Lyme Disease: How You Can Prevent It and Why You Should
Guest post by Dr. Roger Drummond, author of Ticks and What You Can Do About Them
Lyme disease is still the number one reported vector carried disease in the US. It is the 7th ranked Nationally Notifiable Disease although 95% of the cases are found in the Northeast or the upper Midwest. Recently, there has been more evidence to show that in many cases of Lyme disease there have been delayed symptoms of arthritis and other medical problems now called Post Treatment Lyme Disease Syndrome (PTLDS).
Here are a few steps you can take to prevent suffering infection:
Avoid areas in nature where ticks live
It may sound obvious, but to avoid getting Lyme disease, it is necessary to prevent the attachment and feeding of the blacklegged (or deer) tick, Ixodes scapularis. One of the simplest ways to do that? Just don’t go near them. If white-tail deer live in the area, it’s a pretty good sign that these ticks are lurking around. Other animals that might indicate a deer tick population include mice, lizards, and migratory birds.
Use repellent on skin & clothing
You can treat your skin with 20-30% DEET found in a number of repellents. What about DEET alternatives, such as those using picaridin? There simply isn’t much data showing their effectiveness. According to Durland Fish, professor of epidemiology at the Yale School of Public Health, “We’re pretty confident that DEET works, but those other repellents have just not been effectively tested against ticks.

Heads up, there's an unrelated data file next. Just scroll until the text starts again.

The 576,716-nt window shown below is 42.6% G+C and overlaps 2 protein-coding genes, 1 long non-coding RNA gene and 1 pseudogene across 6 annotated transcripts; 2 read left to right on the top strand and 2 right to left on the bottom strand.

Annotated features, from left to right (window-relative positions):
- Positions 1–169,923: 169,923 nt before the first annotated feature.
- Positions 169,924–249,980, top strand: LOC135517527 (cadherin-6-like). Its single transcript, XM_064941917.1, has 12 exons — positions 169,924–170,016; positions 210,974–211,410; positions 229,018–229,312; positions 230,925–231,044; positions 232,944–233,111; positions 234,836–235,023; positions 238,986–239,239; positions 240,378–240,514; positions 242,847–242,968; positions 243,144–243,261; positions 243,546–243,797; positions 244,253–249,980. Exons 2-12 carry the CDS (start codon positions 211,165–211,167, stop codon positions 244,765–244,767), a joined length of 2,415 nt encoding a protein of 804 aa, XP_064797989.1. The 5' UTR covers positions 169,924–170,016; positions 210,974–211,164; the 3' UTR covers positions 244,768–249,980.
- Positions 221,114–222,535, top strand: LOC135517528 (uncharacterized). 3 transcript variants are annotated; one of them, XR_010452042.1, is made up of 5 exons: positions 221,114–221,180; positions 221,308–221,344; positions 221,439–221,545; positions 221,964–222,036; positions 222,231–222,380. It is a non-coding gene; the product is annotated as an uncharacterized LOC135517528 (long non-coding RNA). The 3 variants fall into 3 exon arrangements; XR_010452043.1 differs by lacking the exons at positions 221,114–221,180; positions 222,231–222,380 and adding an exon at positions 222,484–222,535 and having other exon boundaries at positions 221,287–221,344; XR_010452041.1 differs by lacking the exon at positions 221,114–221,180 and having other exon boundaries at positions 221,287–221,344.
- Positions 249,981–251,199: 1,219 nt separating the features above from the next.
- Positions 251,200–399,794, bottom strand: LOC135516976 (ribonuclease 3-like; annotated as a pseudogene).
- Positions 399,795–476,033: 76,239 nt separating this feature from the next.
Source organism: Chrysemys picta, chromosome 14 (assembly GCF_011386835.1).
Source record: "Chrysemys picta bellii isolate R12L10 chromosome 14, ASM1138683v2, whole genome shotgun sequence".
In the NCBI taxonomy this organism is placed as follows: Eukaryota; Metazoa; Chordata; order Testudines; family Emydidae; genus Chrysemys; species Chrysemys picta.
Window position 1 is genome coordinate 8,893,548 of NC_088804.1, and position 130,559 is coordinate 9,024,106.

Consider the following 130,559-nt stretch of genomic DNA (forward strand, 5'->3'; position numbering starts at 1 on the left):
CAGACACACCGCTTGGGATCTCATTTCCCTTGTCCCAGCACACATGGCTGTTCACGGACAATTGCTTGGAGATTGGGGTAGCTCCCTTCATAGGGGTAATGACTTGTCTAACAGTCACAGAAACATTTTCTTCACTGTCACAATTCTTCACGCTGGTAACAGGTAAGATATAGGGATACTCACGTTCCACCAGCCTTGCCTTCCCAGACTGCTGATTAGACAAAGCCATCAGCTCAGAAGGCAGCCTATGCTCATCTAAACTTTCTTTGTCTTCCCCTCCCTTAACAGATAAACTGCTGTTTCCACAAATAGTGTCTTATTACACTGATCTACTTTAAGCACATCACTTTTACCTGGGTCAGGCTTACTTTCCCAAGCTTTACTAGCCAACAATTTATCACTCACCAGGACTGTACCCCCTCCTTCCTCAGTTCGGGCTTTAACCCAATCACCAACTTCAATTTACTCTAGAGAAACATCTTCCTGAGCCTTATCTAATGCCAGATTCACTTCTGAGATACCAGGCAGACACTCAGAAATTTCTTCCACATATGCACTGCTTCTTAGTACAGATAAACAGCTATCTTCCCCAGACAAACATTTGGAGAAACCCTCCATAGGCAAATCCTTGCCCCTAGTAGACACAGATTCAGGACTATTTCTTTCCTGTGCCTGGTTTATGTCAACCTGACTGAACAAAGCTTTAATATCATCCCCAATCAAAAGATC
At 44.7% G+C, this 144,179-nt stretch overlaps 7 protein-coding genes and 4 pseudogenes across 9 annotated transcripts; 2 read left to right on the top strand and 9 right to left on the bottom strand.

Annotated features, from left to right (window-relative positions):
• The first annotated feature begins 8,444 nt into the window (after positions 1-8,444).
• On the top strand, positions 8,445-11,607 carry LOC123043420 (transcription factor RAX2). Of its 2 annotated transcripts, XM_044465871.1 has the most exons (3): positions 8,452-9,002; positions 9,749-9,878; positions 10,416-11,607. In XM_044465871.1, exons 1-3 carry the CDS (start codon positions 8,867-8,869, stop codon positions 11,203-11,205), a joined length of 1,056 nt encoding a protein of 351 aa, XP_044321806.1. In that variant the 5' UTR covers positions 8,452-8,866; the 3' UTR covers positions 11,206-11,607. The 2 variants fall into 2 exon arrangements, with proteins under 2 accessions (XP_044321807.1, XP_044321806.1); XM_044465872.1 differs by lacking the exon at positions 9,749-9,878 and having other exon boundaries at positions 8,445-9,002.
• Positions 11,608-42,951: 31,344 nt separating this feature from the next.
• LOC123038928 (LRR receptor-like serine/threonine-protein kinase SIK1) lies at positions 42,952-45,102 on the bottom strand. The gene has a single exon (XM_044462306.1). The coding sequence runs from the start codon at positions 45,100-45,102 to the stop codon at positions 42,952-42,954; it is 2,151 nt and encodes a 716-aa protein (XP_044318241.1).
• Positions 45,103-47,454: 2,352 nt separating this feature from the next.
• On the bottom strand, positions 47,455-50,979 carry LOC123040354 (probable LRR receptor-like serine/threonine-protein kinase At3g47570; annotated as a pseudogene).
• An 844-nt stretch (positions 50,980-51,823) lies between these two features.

You can also treat your clothing with a spray of permethrin or you can purchase permethrin-treated clothing. Check out this guide to tick repellents from the Appalachian Mountain Club.
Look for ticks
Just coming back from a hike through tick-country? It is critical that you examine yourself and others in your family for attached ticks. It takes 36-48 hours for an attached tick to transmit Lyme disease so if you remove the tick before then you can prevent transmission. You can remove an attached tick by grasping it with forceps next to the skin where it is attached and remove it by pulling it off.
Also be aware that nymph-stage ticks are the most common transmitters of Lyme disease. This makes carefully looking for ticks all the more crucial: nymphs are very small, sometimes even microscopic.
Know the signs
Let’s say you’ve found a tick bite. If you see a bull’s-eye rash around the site of the tick attachment or experience flu-like symptoms in the summer months you should see a medical doctor who can take a blood sample to be tested for the disease organism. If the organism is found in this early stage it is easily eliminated with several antibiotics. Other signs to look for include body-wide itching, chills, fever, headache, muscle pain, and a stiff neck.
To learn more about ticks, the diseases they carry and what you can do about them, read Ticks and What You Can do about Them by Dr Roger Drummond, published by Wilderness Press.